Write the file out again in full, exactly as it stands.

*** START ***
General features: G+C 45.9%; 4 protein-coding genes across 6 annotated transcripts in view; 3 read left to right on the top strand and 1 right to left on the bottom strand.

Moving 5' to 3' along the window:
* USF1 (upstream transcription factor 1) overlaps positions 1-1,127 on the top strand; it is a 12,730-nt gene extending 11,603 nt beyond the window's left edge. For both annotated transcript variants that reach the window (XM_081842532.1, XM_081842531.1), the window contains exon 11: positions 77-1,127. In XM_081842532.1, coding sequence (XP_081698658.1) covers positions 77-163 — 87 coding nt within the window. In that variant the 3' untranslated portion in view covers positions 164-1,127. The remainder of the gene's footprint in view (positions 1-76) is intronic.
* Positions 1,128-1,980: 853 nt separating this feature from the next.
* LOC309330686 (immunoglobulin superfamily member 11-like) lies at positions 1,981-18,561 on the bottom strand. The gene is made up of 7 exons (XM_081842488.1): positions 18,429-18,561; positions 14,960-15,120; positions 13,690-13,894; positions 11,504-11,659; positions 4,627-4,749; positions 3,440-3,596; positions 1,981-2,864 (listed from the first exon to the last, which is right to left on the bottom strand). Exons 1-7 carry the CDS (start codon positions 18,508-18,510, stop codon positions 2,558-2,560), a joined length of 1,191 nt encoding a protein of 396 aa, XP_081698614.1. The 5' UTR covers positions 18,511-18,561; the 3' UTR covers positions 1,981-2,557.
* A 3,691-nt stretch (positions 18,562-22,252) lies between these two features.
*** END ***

General features: G+C 45.9%; 4 protein-coding genes across 6 annotated transcripts in view; 3 read left to right on the top strand and 1 right to left on the bottom strand.

Moving 5' to 3' along the window:
* USF1 (upstream transcription factor 1) overlaps positions 1-1,127 on the top strand; it is a 12,730-nt gene extending 11,603 nt beyond the window's left edge. For both annotated transcript variants that reach the window (XM_081842532.1, XM_081842531.1), the window contains exon 11: positions 77-1,127. In XM_081842532.1, coding sequence (XP_081698658.1) covers positions 77-163 — 87 coding nt within the window. In that variant the 3' untranslated portion in view covers positions 164-1,127. The remainder of the gene's footprint in view (positions 1-76) is intronic.
* Positions 1,128-1,980: 853 nt separating this feature from the next.
* LOC309330686 (immunoglobulin superfamily member 11-like) lies at positions 1,981-18,561 on the bottom strand. The gene is made up of 7 exons (XM_081842488.1): positions 18,429-18,561; positions 14,960-15,120; positions 13,690-13,894; positions 11,504-11,659; positions 4,627-4,749; positions 3,440-3,596; positions 1,981-2,864 (listed from the first exon to the last, which is right to left on the bottom strand). Exons 1-7 carry the CDS (start codon positions 18,508-18,510, stop codon positions 2,558-2,560), a joined length of 1,191 nt encoding a protein of 396 aa, XP_081698614.1. The 5' UTR covers positions 18,511-18,561; the 3' UTR covers positions 1,981-2,557.
* A 3,691-nt stretch (positions 18,562-22,252) lies between these two features.